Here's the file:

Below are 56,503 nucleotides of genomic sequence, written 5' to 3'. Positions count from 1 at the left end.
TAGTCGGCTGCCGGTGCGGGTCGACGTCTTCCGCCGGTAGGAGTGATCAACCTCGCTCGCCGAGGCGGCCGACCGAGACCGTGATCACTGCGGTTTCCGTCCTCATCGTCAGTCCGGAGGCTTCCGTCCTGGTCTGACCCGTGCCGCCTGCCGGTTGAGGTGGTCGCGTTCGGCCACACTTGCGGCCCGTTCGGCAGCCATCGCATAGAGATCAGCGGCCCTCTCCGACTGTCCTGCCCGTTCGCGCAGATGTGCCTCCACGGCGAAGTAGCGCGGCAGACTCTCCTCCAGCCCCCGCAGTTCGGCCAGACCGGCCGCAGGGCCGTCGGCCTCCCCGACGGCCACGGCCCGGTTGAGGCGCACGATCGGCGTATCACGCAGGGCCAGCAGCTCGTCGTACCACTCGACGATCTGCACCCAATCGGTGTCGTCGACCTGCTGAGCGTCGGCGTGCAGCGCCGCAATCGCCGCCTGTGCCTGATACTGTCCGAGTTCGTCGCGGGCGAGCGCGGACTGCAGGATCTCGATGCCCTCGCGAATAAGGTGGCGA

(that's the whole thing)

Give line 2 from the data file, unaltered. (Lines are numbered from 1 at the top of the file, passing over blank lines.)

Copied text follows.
TAGTCGGCTGCCGGTGCGGGTCGACGTCTTCCGCCGGTAGGAGTGATCAACCTCGCTCGCCGAGGCGGCCGACCGAGACCGTGATCACTGCGGTTTCCGTCCTCATCGTCAGTCCGGAGGCTTCCGTCCTGGTCTGACCCGTGCCGCCTGCCGGTTGAGGTGGTCGCGTTCGGCCACACTTGCGGCCCGTTCGGCAGCCATCGCATAGAGATCAGCGGCCCTCTCCGACTGTCCTGCCCGTTCGCGCAGATGTGCCTCCACGGCGAAGTAGCGCGGCAGACTCTCCTCCAGCCCCCGCAGTTCGGCCAGACCGGCCGCAGGGCCGTCGGCCTCCCCGACGGCCACGGCCCGGTTGAGGCGCACGATCGGCGTATCACGCAGGGCCAGCAGCTCGTCGTACCACTCGACGATCTGCACCCAATCGGTGTCGTCGACCTGCTGAGCGTCGGCGTGCAGCGCCGCAATCGCCGCCTGTGCCTGATACTGTCCGAGTTCGTCGCGGGCGAGCGCGGACTGCAGGATCTCGATGCCCTCGCGAATAAGGTGGCGA